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Excel, from Microsoft, is a powerful spreadsheet application for Mac, Windows, and OS/2. Excel was first released for the Mac. When it was ported to Windows 2.x, they started at version "2.0" to one up current Mac version. There was never a DOS version. Instead, DOS and 8-bit platforms used the older Microsoft Multiplan. Excel was later bundled as part of Microsoft Office


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This is a set of development tools used to create network drivers for DOS and OS/2.


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Microsoft Multiplan was an early 8-bit spreadsheet application for CP/M and MS-DOS with ports to numerous other platforms in the early 80s. Initially it competed against VisiCalc and later Lotus 1-2-3. A companion product, Microsoft Chart, provided graphing support. Multiplan was never ported to Windows, where it was replaced with Microsoft Excel. Excel also replaced Multiplan on the Macintosh platform.


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Norton Commander is a MS-DOS based file shell that was widely popular due to it's two column design. You could easily copy and move files between one folder or another, execute DOS commands and more. It competed against many other file managers including Gazelle Q-DOS and Xtree


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Aldus PageMaker, later Adobe PageMaker, is a desktop publishing program for Mac and Windows. First released in 1985, PageMaker was the first desktop publishing program for the Macintosh. It was followed over a year later with the release of 1.0 for the IBM PC. The PC version was a notable application as it was one of the few rare applications which would run under Windows 1.x. PC PageMaker 1.0 bundled a runtime version of Windows. This enabled MS-DOS users who had not decided to buy Windows to run PageMaker. Aldus skipped version 2.0 on the PC to bring version number in sync with the 3.0 Mac product.


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These disks contain Hardware and Graphics tests from 1990 for Microsoft Windows 2, and OS/2 1.x Presentation Manager.


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PC/DACS is a system utility that adds password protected access control to a computer. It support session timeout, usage time restrictions, boot protection, system drive encryption, and GUI tools for all administrative tasks.


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Personal Newsletter is a simple desktop publishing tool for the Apple II.


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Pmcomm is an easy to use personal telecommunications program for IBM OS/2. Supports powerful features such as scripting.


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Quark Catalyst is an Apple II utility that enabled moving applications, including copy protected applications, from 5.25" floppy disks to 3.5" floppy disks or hard disks, and provides launcher menu shell. As of version 3.0 the user interface was revamped to mimic the appearance of the Macintosh Finder. To appease software publishers, the Quark Catalyst software itself is copy protected.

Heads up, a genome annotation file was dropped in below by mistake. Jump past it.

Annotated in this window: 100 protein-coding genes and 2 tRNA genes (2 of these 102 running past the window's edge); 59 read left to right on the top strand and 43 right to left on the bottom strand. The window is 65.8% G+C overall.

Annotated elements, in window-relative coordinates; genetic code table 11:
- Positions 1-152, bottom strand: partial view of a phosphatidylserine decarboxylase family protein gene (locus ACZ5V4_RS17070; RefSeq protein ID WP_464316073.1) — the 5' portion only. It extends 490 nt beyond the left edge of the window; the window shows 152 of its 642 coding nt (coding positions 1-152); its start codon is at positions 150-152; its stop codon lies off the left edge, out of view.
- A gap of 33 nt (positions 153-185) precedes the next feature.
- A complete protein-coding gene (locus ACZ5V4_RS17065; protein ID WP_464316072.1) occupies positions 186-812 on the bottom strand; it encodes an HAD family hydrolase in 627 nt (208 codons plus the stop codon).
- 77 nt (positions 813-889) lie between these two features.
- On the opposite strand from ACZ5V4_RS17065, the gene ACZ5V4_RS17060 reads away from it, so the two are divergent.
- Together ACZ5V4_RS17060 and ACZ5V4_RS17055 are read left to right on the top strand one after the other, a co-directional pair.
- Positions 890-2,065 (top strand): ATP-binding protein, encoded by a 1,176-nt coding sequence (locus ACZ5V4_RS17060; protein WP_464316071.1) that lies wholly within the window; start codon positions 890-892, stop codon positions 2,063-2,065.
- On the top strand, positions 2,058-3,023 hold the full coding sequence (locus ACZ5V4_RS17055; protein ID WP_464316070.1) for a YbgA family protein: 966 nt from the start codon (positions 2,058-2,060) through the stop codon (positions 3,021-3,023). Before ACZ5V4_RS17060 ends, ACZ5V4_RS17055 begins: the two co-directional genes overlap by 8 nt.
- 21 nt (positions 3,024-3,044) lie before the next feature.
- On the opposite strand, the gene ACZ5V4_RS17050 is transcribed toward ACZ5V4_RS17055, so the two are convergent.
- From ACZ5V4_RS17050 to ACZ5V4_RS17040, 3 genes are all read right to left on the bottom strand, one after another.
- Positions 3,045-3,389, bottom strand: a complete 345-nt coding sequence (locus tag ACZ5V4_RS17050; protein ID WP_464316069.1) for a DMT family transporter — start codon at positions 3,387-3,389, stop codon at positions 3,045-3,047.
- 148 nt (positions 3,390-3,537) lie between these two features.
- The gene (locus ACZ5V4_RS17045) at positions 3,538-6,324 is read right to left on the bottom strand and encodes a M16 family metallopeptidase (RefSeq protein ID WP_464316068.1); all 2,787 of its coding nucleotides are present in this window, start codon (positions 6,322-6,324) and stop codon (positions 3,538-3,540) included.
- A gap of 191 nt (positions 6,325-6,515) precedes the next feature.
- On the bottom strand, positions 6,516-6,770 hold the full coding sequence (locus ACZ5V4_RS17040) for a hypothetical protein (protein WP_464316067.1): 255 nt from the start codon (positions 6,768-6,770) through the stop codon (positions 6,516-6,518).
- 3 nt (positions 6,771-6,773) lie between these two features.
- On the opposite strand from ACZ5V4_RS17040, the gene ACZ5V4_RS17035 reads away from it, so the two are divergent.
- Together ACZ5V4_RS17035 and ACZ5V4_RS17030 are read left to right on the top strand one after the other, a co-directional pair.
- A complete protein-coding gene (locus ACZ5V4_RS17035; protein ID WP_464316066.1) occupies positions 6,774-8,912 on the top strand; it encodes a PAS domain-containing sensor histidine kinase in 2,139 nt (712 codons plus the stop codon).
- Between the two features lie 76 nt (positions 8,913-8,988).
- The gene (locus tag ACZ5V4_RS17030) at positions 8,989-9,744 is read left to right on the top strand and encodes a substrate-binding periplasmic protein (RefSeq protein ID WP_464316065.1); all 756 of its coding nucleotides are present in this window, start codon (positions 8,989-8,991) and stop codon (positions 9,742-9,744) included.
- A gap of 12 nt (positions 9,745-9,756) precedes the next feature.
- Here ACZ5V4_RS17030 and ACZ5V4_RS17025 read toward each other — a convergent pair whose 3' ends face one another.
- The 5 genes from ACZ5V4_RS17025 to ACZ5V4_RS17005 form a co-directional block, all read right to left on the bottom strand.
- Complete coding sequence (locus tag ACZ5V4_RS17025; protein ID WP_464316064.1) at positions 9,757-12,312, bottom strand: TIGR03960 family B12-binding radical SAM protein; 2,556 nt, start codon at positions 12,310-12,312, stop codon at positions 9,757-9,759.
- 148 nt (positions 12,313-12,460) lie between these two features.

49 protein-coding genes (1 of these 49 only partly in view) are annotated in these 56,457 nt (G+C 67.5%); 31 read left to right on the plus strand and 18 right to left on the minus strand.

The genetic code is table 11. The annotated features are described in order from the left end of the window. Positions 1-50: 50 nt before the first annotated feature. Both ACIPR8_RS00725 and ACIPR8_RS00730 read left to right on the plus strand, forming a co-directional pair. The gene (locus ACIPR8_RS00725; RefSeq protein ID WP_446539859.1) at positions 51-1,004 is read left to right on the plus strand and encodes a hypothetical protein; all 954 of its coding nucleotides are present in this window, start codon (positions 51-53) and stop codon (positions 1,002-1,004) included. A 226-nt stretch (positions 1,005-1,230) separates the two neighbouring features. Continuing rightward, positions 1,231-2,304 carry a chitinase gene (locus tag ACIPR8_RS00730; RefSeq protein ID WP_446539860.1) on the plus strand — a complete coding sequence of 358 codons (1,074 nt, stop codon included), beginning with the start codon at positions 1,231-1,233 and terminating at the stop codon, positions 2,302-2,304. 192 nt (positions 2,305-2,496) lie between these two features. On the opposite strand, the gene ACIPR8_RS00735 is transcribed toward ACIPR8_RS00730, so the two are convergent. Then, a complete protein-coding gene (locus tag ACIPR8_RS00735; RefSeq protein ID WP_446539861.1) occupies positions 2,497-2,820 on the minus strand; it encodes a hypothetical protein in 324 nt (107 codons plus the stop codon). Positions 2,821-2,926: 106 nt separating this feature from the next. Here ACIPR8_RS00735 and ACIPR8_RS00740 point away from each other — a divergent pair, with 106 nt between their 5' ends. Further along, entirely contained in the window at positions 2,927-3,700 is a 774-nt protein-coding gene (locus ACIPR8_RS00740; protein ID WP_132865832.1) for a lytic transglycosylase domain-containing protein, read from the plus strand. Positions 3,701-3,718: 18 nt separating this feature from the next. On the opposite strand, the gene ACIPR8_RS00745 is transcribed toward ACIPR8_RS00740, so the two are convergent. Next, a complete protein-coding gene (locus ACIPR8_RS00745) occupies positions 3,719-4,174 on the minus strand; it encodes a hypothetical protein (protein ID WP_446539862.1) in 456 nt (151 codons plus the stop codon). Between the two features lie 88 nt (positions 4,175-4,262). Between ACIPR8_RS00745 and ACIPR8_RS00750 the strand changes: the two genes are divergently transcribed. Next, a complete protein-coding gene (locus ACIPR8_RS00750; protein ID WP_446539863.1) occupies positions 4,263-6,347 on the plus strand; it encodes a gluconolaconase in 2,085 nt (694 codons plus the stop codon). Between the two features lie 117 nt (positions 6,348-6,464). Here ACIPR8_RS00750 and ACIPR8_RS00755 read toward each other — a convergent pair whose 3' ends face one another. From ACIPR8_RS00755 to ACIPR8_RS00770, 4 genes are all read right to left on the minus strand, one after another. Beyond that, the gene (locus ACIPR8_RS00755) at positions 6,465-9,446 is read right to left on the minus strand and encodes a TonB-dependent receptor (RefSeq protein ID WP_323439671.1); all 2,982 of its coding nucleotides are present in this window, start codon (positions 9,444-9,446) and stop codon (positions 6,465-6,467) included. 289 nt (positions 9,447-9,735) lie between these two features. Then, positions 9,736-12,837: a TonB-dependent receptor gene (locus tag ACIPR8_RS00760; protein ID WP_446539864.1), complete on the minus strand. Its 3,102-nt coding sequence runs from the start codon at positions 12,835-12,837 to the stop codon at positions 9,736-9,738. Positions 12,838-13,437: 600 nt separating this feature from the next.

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Borland Sidekick is a DOS based PIM (Personal Information Manager) and one of the first widely-used TSR (terminate and stay resident) programs. The key feature of Sidekick was that one could use Sidekick's utilities while using most other MS-DOS applications. This was important because MS-DOS had no built-in multi-tasking or task switching capabilities.


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Stacker, from Stack Electronics, was a hard drive compression tool. It was wildly popular until Microsoft virtually eliminated the third party market for this by including their own drive compression tool with MS-DOS 6. and Expandz! Plus.


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Object Desktop is a set of utilities for OS/2 power users. It provides a number of visual enhancements, define hotkeys, an improved editor, desktop configuration backup, archive management, system help advisors, and system backup.


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SY-TOS is a powerful backup program for DOS, and other operating systems. It was commonly customized for and bundled with OEM backup hardware. SY-TOS Plus was the first retail standalone version.


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SynFile, from Synaps Software, is a database program for the Atari 400/800 computer.


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TI-Artist, from INSCEBOT INC., is an easy to use general purpose drawing package for the TI-99/4A (not the original /4) that makes use of the high resolution bit-mapped graphics mode.


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VisiCalc was the first spreadsheet program for personal computers. It was extremely successful, and pivotal as it was significantly responsible for moving personal computing out of the realm of hobbyists and in to the realm of serious business tools. application suite that also included VisiWord, VisiFile, VisiSpell, VisiTrend/Plot, and VisiTutor. a GUI based environment. But that did not catch on. The similarly named Visi On Calc spreadsheet is not at all related to VisiCalc, and later had to be renamed to Visi On Plan.


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First released in 1989, Wingz was a highly promoted cross platform spreadsheet available for Macintosh, Microsoft Windows, OS/2, NeXTSTEP, and Unix. At the time, it had a number of advantages over Microsoft Excel and others. It featured spreadsheets up to 32768 cells in both directions, in-cell editing, a powerful graphing system, and a macro-programming language called HyperScript. important features. Although the 1.1 updated corrected much of this, it hurt the products sales and acceptance.